The underlying culture of health care providers in the United States, not greed or a fear of facing a medical malpractice lawsuit, appears to be the driving force behind many expensive and unnecessary medical testing, often referred to as defensive medicine, according to the findings of new research.
In a study published earlier this month by the medical journal JAMA Internal Medicine, researchers working with Veterans Affairs hospitals indicate that doctors at the government-run medical centers, who are generally shielded from the effects of most malpractice lawsuits, request just as many unnecessary medical tests as their peers in the private sector, who are far more vulnerable to lawsuits.
Researchers looked at the rate doctors used myocardial perfusion imaging (MPI) to test patients for coronary ischemia. The tests are conducted millions of times each year, but many experts are concerned that they are often unnecessary, either because the doctor fears a potential lawsuit or because they are trying to profit from self-referral.
MPI, also known as myocardial perfusion stress testing, is a form of nuclear medicine that exposes the patient to radiation, increasing the risk of cancer. MPI also exposes the patient to potential allergic reactions from dyes.
The study looked at the use of MPI at one VA hospital. Doctors who work for the VA are much more insulated from lawsuits, as laws require complaints against the VA to go through a stringent approval process that emphasizes resolution through mediation.
Researchers expected to find a much lower use of MPI at the VA hospital when compared to private and public hospitals. Instead, they found the rates were about the same, and VA doctors were just as likely to prescribe unnecessary MPI tests as other doctors.
According to the findings, about 13% of the tests are unnecessary based on guidelines for MPI tests outlined by the American College of Cardiology Foundation and the American Heart Association. Not only is there a risk from the tests themselves, but false positives could result in patients undergoing unnecessary medical procedures, such as heart stents.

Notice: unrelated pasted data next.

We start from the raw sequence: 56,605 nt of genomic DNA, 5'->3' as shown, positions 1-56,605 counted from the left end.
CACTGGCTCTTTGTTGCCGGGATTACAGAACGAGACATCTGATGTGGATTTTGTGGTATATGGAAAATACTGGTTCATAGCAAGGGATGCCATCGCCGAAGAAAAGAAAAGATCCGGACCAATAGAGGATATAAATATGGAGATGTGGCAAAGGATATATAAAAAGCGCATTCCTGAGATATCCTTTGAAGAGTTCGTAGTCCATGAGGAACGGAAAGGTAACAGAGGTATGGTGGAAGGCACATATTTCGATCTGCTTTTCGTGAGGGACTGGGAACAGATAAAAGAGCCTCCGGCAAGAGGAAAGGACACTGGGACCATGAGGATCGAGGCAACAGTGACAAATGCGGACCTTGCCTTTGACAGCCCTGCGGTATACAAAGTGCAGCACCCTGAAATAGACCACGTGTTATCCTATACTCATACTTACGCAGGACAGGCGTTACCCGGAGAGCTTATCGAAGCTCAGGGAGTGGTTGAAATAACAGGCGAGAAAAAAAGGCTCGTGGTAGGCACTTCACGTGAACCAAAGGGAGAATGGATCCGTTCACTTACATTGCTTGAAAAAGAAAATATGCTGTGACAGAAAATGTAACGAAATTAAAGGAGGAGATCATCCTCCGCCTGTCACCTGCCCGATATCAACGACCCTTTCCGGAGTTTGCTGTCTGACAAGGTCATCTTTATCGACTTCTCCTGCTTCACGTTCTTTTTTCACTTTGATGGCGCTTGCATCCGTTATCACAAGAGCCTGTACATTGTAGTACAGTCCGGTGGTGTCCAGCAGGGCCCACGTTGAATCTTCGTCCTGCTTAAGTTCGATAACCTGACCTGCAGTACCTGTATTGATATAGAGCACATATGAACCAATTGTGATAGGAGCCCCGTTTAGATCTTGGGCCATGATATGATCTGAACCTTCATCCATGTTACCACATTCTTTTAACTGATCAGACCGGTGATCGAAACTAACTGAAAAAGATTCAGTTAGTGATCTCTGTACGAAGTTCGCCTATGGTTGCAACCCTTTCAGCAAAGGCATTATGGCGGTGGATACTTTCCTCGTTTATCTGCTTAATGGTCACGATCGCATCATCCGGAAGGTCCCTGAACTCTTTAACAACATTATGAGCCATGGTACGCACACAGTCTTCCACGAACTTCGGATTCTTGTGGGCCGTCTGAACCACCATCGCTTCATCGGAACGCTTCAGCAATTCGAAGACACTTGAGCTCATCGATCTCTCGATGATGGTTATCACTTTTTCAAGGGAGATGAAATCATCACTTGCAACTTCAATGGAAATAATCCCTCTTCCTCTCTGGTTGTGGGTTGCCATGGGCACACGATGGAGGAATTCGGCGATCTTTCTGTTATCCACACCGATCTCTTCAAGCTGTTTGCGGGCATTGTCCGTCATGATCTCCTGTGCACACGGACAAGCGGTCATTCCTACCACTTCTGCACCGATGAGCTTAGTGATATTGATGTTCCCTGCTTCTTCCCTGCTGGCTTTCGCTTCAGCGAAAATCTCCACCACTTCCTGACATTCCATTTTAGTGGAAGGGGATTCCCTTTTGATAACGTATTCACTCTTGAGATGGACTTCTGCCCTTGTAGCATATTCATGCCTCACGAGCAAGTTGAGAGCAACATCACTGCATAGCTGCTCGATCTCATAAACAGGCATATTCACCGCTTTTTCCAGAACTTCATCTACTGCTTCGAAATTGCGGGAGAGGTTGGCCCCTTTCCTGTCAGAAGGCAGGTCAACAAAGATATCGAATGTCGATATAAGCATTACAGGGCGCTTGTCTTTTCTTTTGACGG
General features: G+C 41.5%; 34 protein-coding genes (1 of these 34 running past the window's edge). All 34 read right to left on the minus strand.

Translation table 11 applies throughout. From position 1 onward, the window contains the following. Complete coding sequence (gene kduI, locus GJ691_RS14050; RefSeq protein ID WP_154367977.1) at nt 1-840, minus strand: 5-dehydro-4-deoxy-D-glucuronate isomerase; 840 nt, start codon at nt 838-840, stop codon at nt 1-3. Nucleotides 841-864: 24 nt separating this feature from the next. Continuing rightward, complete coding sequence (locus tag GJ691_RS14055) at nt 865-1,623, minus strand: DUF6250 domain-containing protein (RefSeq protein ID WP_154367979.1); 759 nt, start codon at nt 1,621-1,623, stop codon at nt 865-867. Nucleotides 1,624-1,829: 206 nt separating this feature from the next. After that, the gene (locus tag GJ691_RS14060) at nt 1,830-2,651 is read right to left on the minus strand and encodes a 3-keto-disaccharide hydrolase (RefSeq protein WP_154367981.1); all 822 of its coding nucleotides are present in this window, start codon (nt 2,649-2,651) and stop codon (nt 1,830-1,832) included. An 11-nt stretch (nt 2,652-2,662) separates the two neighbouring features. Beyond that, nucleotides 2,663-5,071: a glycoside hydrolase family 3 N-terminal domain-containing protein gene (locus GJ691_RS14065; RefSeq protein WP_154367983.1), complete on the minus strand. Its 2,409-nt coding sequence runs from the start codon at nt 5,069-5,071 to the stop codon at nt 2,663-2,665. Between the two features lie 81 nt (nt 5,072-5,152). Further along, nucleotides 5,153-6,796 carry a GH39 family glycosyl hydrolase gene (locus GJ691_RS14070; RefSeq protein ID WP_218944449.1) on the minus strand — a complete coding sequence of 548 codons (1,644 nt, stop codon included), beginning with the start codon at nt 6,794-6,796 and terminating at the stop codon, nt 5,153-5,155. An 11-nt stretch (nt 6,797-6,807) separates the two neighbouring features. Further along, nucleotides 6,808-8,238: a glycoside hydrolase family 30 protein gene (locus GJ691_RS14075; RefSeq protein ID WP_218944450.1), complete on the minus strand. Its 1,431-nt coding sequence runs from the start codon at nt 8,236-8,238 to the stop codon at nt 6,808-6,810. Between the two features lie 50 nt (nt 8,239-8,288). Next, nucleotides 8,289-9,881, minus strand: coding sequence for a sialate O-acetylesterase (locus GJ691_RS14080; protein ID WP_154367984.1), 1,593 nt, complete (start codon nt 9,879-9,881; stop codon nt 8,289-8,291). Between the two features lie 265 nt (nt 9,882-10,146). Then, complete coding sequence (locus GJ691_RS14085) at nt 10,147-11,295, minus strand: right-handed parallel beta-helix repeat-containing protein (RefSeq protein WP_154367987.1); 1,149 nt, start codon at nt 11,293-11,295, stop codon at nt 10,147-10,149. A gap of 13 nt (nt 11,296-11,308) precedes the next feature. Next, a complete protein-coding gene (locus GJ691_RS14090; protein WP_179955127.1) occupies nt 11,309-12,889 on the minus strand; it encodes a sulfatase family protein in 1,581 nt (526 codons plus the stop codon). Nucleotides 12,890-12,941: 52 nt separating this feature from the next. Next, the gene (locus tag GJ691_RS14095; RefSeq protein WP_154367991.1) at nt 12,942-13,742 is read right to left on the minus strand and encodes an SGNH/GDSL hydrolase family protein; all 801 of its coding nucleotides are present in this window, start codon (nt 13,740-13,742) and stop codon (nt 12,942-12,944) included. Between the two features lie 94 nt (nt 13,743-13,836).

The lead researcher, Dr. David Winchester, from Malcolm Randall VA Medical Center in Gainesville, Alabama, concluded that neither potential profit from self-referrals nor fear of medical malpractice lawsuits was driving the unnecessary tests. Dr. Deborah Grady, an editor with JAMA Internal Medicine, wrote that the overtesting appears to be a product of the culture of the medical community.
Overtesting adds considerable costs to healthcare, experts say. Much of it has been blamed on defensive medicine due to fear of medical malpractice lawsuits, which has contributed to the push for tort reform in recent years. However, studies have indicated that medical malpractice is not actually driving up the cost of medicine to any significant degree.
A recent study by Johns Hopkins researchers found that payouts in substantial medical malpractice claims add less than 1% to the cost of health care in the United States.